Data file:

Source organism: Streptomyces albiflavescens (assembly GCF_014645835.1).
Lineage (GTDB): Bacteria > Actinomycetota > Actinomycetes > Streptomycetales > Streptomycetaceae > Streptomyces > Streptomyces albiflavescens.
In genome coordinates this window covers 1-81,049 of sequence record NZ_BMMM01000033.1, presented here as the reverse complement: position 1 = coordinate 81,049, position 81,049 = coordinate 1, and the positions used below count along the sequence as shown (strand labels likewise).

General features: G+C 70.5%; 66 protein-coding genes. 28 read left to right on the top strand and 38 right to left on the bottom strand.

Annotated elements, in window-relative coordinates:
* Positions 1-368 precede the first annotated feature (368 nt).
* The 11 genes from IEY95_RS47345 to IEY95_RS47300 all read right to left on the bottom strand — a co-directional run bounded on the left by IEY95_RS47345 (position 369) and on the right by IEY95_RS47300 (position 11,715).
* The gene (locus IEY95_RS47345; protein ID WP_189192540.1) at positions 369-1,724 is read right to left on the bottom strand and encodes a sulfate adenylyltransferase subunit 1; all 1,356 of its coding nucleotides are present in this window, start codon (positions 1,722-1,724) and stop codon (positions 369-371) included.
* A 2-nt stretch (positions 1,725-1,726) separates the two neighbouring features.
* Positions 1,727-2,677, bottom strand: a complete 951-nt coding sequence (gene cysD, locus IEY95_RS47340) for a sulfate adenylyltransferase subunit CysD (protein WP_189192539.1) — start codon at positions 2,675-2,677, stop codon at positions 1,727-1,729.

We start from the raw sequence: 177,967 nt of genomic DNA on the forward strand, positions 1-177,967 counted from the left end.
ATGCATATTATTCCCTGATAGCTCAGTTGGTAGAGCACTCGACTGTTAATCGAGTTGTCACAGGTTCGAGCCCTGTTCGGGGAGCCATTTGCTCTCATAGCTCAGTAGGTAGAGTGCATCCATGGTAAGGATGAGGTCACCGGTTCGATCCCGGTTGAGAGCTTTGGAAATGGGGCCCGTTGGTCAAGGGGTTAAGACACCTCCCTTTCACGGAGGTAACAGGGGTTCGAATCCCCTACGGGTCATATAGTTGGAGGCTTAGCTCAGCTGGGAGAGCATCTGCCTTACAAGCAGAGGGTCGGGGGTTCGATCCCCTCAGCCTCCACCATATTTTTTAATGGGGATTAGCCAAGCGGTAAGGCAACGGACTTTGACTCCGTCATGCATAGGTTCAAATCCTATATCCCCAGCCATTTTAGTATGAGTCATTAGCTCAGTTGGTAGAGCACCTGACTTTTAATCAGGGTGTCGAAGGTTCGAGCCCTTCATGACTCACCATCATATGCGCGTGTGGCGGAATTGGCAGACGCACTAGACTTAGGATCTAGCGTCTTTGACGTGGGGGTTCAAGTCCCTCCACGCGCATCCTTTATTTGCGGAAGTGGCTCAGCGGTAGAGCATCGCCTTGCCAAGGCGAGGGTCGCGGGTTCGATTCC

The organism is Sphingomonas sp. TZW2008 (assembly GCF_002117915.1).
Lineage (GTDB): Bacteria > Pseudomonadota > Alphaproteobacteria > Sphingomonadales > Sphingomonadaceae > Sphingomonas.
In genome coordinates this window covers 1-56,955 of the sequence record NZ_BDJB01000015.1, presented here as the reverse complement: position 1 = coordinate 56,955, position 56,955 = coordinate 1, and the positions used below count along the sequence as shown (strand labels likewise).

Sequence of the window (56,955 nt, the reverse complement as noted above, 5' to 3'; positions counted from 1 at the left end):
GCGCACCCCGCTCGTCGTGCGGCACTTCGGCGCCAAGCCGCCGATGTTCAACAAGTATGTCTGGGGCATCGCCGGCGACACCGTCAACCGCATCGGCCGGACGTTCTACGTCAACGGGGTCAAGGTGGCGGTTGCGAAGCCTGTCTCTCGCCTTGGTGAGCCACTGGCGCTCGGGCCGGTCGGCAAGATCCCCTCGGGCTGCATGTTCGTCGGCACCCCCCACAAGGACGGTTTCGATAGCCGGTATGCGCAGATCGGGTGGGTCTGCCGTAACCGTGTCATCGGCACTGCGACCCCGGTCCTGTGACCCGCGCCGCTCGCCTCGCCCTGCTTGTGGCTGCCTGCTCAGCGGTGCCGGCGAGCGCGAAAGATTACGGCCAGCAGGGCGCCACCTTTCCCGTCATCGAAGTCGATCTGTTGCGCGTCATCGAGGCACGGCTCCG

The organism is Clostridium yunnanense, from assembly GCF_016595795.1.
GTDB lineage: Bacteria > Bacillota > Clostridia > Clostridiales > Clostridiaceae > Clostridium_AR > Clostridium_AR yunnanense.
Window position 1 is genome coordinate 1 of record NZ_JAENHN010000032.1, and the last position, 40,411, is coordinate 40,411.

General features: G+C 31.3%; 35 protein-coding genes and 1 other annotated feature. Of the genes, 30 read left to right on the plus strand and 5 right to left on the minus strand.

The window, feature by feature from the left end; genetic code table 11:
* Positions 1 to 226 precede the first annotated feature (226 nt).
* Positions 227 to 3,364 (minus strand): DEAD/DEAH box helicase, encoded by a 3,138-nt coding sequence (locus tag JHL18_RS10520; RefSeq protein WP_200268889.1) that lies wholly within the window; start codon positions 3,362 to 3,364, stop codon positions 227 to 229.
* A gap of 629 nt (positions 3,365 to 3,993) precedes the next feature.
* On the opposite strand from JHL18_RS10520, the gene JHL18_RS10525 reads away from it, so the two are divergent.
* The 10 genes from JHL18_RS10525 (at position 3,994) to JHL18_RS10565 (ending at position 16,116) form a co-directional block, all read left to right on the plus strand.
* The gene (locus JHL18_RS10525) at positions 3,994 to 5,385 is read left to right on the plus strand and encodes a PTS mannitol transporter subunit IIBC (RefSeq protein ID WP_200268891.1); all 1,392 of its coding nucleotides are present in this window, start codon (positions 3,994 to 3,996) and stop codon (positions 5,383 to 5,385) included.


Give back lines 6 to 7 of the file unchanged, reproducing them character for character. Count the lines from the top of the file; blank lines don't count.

* Positions 1-368 precede the first annotated feature (368 nt).
* The 11 genes from IEY95_RS47345 to IEY95_RS47300 all read right to left on the bottom strand — a co-directional run bounded on the left by IEY95_RS47345 (position 369) and on the right by IEY95_RS47300 (position 11,715).